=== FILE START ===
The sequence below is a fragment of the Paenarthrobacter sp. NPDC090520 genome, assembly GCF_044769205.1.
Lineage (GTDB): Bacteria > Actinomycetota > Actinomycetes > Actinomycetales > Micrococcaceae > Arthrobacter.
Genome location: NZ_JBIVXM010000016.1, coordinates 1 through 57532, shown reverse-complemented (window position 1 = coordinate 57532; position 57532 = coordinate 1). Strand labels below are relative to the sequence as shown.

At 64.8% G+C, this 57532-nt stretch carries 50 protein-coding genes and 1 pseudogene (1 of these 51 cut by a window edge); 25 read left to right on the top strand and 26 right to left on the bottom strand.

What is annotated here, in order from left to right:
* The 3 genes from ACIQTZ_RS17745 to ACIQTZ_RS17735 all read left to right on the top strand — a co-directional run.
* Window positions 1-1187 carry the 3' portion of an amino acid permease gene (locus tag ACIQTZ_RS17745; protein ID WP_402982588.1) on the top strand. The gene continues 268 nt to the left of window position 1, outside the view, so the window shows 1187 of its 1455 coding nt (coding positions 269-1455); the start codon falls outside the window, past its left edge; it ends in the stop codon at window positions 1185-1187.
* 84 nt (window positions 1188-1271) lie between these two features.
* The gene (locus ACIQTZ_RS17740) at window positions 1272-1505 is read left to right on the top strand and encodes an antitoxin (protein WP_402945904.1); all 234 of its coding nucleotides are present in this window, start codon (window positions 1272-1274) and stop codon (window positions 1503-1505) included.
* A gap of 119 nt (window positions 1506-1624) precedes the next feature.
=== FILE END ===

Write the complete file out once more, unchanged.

The sequence below is a fragment of the Paenarthrobacter sp. NPDC090520 genome, assembly GCF_044769205.1.
Lineage (GTDB): Bacteria > Actinomycetota > Actinomycetes > Actinomycetales > Micrococcaceae > Arthrobacter.
Genome location: NZ_JBIVXM010000016.1, coordinates 1 through 57532, shown reverse-complemented (window position 1 = coordinate 57532; position 57532 = coordinate 1). Strand labels below are relative to the sequence as shown.

At 64.8% G+C, this 57532-nt stretch carries 50 protein-coding genes and 1 pseudogene (1 of these 51 cut by a window edge); 25 read left to right on the top strand and 26 right to left on the bottom strand.

What is annotated here, in order from left to right:
* The 3 genes from ACIQTZ_RS17745 to ACIQTZ_RS17735 all read left to right on the top strand — a co-directional run.
* Window positions 1-1187 carry the 3' portion of an amino acid permease gene (locus tag ACIQTZ_RS17745; protein ID WP_402982588.1) on the top strand. The gene continues 268 nt to the left of window position 1, outside the view, so the window shows 1187 of its 1455 coding nt (coding positions 269-1455); the start codon falls outside the window, past its left edge; it ends in the stop codon at window positions 1185-1187.
* 84 nt (window positions 1188-1271) lie between these two features.
* The gene (locus ACIQTZ_RS17740) at window positions 1272-1505 is read left to right on the top strand and encodes an antitoxin (protein WP_402945904.1); all 234 of its coding nucleotides are present in this window, start codon (window positions 1272-1274) and stop codon (window positions 1503-1505) included.
* A gap of 119 nt (window positions 1506-1624) precedes the next feature.